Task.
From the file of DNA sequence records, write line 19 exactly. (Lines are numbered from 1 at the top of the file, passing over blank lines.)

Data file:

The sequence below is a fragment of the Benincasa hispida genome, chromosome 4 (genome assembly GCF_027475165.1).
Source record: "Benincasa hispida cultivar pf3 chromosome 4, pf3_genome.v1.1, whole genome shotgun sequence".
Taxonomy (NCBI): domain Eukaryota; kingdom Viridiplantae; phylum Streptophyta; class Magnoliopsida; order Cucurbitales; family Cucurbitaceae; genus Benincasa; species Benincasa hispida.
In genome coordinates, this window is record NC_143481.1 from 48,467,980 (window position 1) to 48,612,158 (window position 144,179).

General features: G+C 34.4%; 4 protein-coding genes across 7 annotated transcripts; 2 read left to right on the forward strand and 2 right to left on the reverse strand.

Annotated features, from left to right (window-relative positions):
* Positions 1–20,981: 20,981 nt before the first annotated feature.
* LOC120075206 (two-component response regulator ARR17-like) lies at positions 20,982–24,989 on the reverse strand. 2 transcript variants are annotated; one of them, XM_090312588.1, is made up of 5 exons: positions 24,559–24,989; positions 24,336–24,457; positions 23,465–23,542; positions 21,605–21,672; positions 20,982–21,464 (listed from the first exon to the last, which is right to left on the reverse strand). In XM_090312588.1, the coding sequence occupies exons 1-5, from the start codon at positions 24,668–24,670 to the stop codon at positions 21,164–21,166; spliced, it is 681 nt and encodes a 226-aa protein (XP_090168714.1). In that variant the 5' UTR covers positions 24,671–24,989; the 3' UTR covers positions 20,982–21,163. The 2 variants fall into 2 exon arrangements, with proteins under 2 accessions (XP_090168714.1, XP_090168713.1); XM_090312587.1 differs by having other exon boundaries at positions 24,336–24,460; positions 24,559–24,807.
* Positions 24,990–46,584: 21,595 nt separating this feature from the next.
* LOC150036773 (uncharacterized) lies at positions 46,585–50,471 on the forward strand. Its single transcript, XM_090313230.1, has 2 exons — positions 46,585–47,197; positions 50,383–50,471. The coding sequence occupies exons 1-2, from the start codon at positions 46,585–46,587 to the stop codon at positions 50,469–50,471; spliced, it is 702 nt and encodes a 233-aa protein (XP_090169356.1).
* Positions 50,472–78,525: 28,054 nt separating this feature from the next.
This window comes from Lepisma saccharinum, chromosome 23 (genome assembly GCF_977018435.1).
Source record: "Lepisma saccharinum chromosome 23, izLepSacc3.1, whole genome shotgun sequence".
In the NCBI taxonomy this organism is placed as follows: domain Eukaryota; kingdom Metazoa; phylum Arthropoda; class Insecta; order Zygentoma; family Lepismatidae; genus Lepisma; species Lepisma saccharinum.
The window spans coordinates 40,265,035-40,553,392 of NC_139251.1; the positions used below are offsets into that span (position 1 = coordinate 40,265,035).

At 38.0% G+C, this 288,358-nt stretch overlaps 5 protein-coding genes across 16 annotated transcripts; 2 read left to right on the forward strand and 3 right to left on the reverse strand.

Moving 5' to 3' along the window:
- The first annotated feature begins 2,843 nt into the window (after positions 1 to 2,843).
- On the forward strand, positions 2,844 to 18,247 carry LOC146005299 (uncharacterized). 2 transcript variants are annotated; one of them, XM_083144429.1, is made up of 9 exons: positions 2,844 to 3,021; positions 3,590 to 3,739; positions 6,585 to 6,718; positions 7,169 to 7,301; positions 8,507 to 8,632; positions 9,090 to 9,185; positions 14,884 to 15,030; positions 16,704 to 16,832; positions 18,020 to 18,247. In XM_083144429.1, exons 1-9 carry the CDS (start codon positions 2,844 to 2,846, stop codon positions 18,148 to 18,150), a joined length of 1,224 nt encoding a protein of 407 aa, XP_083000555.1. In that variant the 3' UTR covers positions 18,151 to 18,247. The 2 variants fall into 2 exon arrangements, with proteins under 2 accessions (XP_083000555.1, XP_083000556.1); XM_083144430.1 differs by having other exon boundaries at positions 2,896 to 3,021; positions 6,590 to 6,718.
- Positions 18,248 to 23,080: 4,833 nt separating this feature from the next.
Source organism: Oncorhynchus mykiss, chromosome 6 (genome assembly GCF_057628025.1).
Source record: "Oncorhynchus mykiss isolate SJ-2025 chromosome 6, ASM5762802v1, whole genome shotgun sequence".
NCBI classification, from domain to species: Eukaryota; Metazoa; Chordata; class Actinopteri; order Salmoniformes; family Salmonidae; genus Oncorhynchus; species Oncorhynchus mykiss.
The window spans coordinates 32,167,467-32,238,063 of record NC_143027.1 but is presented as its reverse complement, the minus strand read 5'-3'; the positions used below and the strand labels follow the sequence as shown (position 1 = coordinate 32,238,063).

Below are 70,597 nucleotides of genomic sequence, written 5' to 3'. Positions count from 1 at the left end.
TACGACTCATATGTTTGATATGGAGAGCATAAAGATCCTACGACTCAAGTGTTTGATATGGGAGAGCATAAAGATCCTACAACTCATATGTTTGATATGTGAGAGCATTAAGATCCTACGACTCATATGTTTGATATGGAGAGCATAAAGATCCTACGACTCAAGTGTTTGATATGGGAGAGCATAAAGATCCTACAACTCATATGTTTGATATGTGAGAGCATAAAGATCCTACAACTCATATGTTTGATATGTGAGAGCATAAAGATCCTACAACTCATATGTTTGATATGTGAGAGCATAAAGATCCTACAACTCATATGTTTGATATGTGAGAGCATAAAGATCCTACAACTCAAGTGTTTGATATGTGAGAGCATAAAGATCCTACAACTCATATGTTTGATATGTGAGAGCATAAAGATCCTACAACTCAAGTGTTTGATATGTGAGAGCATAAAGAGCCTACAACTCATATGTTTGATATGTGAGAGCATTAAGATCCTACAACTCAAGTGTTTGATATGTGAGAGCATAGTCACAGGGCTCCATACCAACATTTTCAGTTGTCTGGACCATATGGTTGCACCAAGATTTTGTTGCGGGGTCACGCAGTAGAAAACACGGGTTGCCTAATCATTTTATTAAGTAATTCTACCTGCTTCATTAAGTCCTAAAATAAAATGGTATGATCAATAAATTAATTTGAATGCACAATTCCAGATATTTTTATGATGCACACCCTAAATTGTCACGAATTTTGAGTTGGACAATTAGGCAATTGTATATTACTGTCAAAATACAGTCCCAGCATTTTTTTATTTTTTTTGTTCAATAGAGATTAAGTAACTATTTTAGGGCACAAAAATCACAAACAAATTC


- On the forward strand, positions 2,844 to 18,247 carry LOC146005299 (uncharacterized). 2 transcript variants are annotated; one of them, XM_083144429.1, is made up of 9 exons: positions 2,844 to 3,021; positions 3,590 to 3,739; positions 6,585 to 6,718; positions 7,169 to 7,301; positions 8,507 to 8,632; positions 9,090 to 9,185; positions 14,884 to 15,030; positions 16,704 to 16,832; positions 18,020 to 18,247. In XM_083144429.1, exons 1-9 carry the CDS (start codon positions 2,844 to 2,846, stop codon positions 18,148 to 18,150), a joined length of 1,224 nt encoding a protein of 407 aa, XP_083000555.1. In that variant the 3' UTR covers positions 18,151 to 18,247. The 2 variants fall into 2 exon arrangements, with proteins under 2 accessions (XP_083000555.1, XP_083000556.1); XM_083144430.1 differs by having other exon boundaries at positions 2,896 to 3,021; positions 6,590 to 6,718.